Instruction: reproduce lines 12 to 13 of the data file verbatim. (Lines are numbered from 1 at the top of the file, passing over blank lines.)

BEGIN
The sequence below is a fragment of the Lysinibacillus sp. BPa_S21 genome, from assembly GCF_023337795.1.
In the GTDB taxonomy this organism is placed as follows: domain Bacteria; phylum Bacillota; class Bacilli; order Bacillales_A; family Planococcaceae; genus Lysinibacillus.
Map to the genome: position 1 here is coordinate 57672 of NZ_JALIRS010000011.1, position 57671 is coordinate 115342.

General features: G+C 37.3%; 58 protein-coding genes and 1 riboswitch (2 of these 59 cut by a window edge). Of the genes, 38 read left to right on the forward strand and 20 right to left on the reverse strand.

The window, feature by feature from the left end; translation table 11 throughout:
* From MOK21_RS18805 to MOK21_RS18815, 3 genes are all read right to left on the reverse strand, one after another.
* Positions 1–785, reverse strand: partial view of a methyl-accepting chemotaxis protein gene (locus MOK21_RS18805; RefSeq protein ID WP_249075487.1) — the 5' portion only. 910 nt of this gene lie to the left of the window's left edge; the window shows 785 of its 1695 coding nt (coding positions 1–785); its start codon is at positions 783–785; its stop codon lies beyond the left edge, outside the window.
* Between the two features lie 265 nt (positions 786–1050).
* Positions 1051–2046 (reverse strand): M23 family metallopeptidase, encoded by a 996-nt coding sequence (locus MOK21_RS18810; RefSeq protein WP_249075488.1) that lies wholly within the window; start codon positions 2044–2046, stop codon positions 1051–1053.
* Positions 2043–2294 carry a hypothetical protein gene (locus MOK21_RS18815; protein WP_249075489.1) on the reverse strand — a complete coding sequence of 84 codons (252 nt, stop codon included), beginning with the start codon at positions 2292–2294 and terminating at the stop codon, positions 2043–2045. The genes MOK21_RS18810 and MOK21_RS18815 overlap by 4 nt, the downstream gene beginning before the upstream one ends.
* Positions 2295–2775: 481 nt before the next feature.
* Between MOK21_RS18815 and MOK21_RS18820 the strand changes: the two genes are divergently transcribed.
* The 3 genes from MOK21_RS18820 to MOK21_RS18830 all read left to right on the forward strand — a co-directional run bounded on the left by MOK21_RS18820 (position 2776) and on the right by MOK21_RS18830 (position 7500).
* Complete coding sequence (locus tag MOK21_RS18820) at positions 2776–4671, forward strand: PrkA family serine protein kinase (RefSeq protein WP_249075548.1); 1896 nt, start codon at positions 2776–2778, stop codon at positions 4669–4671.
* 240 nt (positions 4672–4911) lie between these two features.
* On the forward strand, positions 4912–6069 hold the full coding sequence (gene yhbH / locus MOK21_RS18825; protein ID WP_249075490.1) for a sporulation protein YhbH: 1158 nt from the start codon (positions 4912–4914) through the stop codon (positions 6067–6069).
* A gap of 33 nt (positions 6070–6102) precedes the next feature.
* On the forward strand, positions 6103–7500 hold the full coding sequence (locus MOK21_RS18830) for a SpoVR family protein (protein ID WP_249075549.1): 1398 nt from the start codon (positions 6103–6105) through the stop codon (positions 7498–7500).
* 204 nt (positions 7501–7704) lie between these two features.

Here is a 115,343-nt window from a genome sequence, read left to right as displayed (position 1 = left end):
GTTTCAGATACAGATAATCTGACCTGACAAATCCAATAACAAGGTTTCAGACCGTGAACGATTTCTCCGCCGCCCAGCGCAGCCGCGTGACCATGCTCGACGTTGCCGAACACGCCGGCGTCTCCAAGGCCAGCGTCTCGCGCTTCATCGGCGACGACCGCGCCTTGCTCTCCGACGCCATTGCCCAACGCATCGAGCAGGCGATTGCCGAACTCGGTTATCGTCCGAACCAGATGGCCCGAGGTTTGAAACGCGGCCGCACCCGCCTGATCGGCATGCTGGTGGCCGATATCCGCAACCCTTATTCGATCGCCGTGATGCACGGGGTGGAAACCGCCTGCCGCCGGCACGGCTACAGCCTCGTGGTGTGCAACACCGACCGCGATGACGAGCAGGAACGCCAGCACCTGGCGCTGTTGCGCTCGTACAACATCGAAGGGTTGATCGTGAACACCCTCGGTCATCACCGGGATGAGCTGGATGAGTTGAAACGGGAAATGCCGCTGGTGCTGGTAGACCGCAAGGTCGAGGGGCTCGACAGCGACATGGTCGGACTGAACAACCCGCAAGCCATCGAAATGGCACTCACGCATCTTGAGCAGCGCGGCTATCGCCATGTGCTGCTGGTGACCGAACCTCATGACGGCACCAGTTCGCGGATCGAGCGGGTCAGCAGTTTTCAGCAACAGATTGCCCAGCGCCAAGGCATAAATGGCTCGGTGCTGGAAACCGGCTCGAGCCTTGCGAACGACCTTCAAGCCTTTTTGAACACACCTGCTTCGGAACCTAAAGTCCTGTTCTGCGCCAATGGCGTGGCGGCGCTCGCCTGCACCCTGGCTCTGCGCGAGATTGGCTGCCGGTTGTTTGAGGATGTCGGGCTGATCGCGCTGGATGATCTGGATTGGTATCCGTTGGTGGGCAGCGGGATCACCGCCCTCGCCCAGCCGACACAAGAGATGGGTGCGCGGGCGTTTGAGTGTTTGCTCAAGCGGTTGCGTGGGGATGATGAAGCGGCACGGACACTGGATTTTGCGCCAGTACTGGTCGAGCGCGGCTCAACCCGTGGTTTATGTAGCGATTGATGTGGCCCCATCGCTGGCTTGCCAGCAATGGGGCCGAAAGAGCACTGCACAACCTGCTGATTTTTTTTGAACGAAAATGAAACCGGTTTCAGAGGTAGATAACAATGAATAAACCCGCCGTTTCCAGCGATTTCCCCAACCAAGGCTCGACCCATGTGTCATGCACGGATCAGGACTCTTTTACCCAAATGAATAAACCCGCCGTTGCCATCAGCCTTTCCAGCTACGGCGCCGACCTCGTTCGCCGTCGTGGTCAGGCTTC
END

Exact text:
* Between MOK21_RS18815 and MOK21_RS18820 the strand changes: the two genes are divergently transcribed.
* The 3 genes from MOK21_RS18820 to MOK21_RS18830 all read left to right on the forward strand — a co-directional run bounded on the left by MOK21_RS18820 (position 2776) and on the right by MOK21_RS18830 (position 7500).